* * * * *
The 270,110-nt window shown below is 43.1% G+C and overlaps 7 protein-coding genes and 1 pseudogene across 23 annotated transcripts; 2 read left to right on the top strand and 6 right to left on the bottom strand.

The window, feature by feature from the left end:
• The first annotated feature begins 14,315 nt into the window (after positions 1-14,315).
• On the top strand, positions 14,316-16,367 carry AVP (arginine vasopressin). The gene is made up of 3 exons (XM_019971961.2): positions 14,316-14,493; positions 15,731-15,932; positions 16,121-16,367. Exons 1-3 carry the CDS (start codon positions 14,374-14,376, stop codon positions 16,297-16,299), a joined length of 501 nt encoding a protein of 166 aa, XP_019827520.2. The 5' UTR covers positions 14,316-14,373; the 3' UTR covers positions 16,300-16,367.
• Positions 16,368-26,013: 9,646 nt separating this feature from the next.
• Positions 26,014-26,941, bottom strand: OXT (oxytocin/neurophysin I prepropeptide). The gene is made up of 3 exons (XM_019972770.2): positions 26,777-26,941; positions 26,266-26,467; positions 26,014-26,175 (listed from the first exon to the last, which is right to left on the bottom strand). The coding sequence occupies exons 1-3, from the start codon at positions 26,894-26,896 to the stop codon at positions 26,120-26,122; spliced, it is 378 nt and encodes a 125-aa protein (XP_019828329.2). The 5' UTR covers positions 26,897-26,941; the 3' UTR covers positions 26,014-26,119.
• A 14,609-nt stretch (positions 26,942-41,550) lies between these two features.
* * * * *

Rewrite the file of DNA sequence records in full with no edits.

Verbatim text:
The 270,110-nt window shown below is 43.1% G+C and overlaps 7 protein-coding genes and 1 pseudogene across 23 annotated transcripts; 2 read left to right on the top strand and 6 right to left on the bottom strand.

The window, feature by feature from the left end:
• The first annotated feature begins 14,315 nt into the window (after positions 1-14,315).
• On the top strand, positions 14,316-16,367 carry AVP (arginine vasopressin). The gene is made up of 3 exons (XM_019971961.2): positions 14,316-14,493; positions 15,731-15,932; positions 16,121-16,367. Exons 1-3 carry the CDS (start codon positions 14,374-14,376, stop codon positions 16,297-16,299), a joined length of 501 nt encoding a protein of 166 aa, XP_019827520.2. The 5' UTR covers positions 14,316-14,373; the 3' UTR covers positions 16,300-16,367.
• Positions 16,368-26,013: 9,646 nt separating this feature from the next.
• Positions 26,014-26,941, bottom strand: OXT (oxytocin/neurophysin I prepropeptide). The gene is made up of 3 exons (XM_019972770.2): positions 26,777-26,941; positions 26,266-26,467; positions 26,014-26,175 (listed from the first exon to the last, which is right to left on the bottom strand). The coding sequence occupies exons 1-3, from the start codon at positions 26,894-26,896 to the stop codon at positions 26,120-26,122; spliced, it is 378 nt and encodes a 125-aa protein (XP_019828329.2). The 5' UTR covers positions 26,897-26,941; the 3' UTR covers positions 26,014-26,119.
• A 14,609-nt stretch (positions 26,942-41,550) lies between these two features.